I have read so many books not on the List, and it bothers me that I didn't add them, but I can't change the method now. I could, but I can't. (In the library, we are told to "track our reading" in order to be better readers' advisors. I don't find this useful, so I don't do it. Please don't tell.)

I thought of this -- the authors that keep appearing but don't get read -- because I just started a book by John McWhorter, who teaches linguistics and writes about language. I noticed that many titles by McWhorter are on my List, and decided it was time to read one.

So. (I have just been reading about the word "so".) Here are authors who are on my List who I haven't read.

Frans de Waal
Carl Safina
Ann Douglas (this Ann Douglas)
Ann-Marie MacDonald (who I never heard of before coming to Canada)
Yxta Maya Murray
David Ebershoff
Trezza Azzopardi
Robert M. Sapolsky
Sally Denton
Kiran Desai
Ivan Doig
Edwidge Danticat
Mario Vargas Llosa
Siri Hustvedt
Margaret Laurence
Colm Toibin
Ted Conover
Helen Oyeyemi
Paul Greenberg
Barry Unsworth
Sarah Waters

This list does not represent all the authors on the List -- not even close. Only those I have never read who appear more than once.

what i'm reading: the new jim crow by michelle alexander

When I first heard the incarceration of African Americans in the United States referred to as a "new Jim Crow," I thought it must be hyperbole. So did Michelle Alexander, a fact she discloses in the introduction to her book. As Alexander researched the concept, the more she learned, the more she changed her mind. She changed my mind, too.

In The New Jim Crow: Mass Incarceration in the Age of Colorblindness, Alexander builds an unassailable case that mass incarceration through the (so-called) War on Drugs is the third large-scale caste system that holds Black Americans in a second-class status. This is true even in a society that includes Oprah Winfrey, Clarence Thomas, and, of course, Barack Obama.

The first caste system was slavery. The second was the laws and customs of segregation, discrimination, and terror known as Jim Crow. The third and current system is mass incarceration. This includes rules governing local policing, key court rulings, the court system itself, the parole and probation system, and laws that discriminate against former inmates.

* * * *

The numbers are staggering. More African Americans are under correctional control today than were enslaved in 1850. A greater percentage of African Americans are under correctional control now than black South Africans were during apartheid.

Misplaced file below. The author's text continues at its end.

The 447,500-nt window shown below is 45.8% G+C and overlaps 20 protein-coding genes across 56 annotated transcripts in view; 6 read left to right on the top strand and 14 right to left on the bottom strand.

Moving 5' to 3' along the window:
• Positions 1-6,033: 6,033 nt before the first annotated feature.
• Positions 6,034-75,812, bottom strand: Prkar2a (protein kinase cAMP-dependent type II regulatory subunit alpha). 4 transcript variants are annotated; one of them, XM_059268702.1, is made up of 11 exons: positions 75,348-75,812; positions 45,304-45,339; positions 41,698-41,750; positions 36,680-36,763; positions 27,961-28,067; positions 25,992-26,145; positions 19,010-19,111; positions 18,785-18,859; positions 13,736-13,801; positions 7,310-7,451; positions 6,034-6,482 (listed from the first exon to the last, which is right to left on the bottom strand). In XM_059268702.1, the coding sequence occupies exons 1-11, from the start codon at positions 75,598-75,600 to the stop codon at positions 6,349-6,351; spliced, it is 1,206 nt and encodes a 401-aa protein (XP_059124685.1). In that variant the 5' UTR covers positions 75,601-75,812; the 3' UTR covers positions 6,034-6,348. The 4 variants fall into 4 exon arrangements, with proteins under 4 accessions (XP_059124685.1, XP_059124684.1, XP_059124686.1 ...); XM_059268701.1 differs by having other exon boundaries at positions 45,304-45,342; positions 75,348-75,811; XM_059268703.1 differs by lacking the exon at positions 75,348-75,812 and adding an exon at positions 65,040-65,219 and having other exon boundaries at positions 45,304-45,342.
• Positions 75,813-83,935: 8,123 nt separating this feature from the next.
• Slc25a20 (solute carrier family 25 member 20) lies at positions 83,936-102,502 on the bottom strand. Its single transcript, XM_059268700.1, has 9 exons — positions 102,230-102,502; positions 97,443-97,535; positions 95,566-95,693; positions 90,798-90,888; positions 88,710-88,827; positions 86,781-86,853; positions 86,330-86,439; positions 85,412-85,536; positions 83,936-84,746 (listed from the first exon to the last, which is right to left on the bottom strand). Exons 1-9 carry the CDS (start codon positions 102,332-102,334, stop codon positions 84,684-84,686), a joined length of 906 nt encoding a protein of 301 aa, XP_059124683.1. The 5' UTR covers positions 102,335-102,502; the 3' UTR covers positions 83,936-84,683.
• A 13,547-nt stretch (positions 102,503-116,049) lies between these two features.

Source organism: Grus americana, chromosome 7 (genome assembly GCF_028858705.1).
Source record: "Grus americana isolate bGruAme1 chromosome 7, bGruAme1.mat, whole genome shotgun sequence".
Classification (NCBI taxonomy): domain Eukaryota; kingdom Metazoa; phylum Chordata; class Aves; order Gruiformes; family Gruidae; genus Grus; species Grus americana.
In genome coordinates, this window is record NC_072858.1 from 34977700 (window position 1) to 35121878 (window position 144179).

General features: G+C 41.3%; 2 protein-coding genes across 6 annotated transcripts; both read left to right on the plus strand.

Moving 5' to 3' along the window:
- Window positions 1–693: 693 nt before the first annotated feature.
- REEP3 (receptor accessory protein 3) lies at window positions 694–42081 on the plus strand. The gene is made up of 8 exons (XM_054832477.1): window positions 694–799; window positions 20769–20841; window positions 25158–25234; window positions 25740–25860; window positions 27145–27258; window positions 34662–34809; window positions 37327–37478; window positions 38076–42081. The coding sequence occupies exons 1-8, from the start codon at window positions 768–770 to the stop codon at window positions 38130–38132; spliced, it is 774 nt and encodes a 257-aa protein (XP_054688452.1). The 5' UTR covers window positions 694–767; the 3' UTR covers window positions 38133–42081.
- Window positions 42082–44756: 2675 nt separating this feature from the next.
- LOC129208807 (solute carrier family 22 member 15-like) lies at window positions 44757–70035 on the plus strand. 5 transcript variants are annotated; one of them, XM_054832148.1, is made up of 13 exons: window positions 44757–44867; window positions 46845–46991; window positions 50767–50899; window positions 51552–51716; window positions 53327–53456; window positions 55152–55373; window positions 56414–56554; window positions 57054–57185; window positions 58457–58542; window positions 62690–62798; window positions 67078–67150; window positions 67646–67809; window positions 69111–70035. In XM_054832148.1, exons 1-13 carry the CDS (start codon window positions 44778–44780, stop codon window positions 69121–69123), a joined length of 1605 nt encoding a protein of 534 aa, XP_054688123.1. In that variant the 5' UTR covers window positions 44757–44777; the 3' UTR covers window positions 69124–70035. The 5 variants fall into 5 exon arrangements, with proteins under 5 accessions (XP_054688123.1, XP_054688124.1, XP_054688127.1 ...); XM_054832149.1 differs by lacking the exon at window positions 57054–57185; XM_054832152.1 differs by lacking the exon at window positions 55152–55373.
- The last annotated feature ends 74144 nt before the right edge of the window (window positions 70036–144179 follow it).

The US is 5% of the world population and has 25% of world's prisoners. Black and Latino Americans comprise one-quarter of the US population, but almost 60% of the prison population. African Americans are incarcerated at nearly six times the rate of white Americans.

In terms of the War on Drugs, one might think these disparities could be explained by differences in rates of illegal activity. One would be wrong. The data shows that people of all colours use and sell illegal drugs at very similar rates. When there is a difference by skin colour, the numbers skew towards whites.
Thus, the very same year Human Rights Watch was reporting that African Americans were being arrested and imprisoned at unprecedented rates, government data revealed that blacks were no more likely to be guilty of drug crimes than whites and that white youth were actually the most likely of any racial or ethnic group to be guilty of illegal drug possession and sales.
The fact of incarceration alone is only one piece of the picture. Before incarceration, there is a series of court rulings that have gutted constitutional protections (especially the Fourth Amendment, the right to be free of unwarranted search and seizure), and make it impossible for citizens to argue racial bias in any criminal proceeding. There are draconian mandatory sentencing laws, which lead to the normalization of plea bargaining, in which people who have committed no crime plead guilty to some crime, in order to avoid a life sentence. There are huge financial incentives to municipalities to militarize their police forces, and to states for building -- and filling -- prisons.